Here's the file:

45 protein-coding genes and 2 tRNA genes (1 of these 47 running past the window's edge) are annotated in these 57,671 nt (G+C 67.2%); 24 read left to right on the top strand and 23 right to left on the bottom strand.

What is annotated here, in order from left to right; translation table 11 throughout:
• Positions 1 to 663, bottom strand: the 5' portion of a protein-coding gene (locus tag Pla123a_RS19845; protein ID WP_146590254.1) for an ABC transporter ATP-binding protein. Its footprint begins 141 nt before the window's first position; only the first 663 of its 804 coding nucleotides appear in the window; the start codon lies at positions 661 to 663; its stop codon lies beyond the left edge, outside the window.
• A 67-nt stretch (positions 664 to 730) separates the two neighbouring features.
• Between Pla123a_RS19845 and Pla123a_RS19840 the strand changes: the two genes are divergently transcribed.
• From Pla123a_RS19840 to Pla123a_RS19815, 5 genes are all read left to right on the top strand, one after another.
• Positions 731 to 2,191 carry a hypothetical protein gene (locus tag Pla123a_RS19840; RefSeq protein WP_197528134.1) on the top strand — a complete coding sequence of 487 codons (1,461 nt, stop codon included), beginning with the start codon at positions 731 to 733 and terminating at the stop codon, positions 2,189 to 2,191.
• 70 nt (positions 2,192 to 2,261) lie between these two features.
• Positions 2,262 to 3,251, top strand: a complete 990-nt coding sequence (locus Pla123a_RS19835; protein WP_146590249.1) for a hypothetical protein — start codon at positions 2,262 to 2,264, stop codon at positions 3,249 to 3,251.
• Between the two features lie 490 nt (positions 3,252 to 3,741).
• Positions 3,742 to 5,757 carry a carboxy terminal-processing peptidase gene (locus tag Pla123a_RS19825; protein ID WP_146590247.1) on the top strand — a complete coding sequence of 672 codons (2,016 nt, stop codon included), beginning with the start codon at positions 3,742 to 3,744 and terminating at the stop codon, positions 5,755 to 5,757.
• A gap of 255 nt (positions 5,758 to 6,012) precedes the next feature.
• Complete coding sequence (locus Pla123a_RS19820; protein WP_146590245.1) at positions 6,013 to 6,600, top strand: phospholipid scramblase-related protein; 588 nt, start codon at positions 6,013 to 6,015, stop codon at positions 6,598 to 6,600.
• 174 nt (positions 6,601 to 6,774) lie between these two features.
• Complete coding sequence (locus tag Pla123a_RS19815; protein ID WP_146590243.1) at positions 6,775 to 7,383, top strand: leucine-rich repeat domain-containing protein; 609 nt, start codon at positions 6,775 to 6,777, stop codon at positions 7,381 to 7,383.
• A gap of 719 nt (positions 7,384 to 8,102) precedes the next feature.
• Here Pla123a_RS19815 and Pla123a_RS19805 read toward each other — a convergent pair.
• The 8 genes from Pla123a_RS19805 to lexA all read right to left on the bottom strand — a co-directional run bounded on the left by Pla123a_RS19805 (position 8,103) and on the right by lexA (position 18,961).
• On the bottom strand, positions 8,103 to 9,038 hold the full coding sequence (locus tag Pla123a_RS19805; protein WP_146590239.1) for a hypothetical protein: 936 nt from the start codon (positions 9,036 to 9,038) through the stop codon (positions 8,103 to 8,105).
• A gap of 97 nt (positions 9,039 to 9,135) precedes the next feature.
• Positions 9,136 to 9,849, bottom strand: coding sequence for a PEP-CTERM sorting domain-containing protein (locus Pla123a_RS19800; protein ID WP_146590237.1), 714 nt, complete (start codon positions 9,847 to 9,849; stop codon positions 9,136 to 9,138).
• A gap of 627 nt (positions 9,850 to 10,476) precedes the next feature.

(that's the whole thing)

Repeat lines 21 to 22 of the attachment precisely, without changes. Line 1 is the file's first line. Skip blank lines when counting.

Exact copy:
• Positions 9,136 to 9,849, bottom strand: coding sequence for a PEP-CTERM sorting domain-containing protein (locus Pla123a_RS19800; protein ID WP_146590237.1), 714 nt, complete (start codon positions 9,847 to 9,849; stop codon positions 9,136 to 9,138).
• A gap of 627 nt (positions 9,850 to 10,476) precedes the next feature.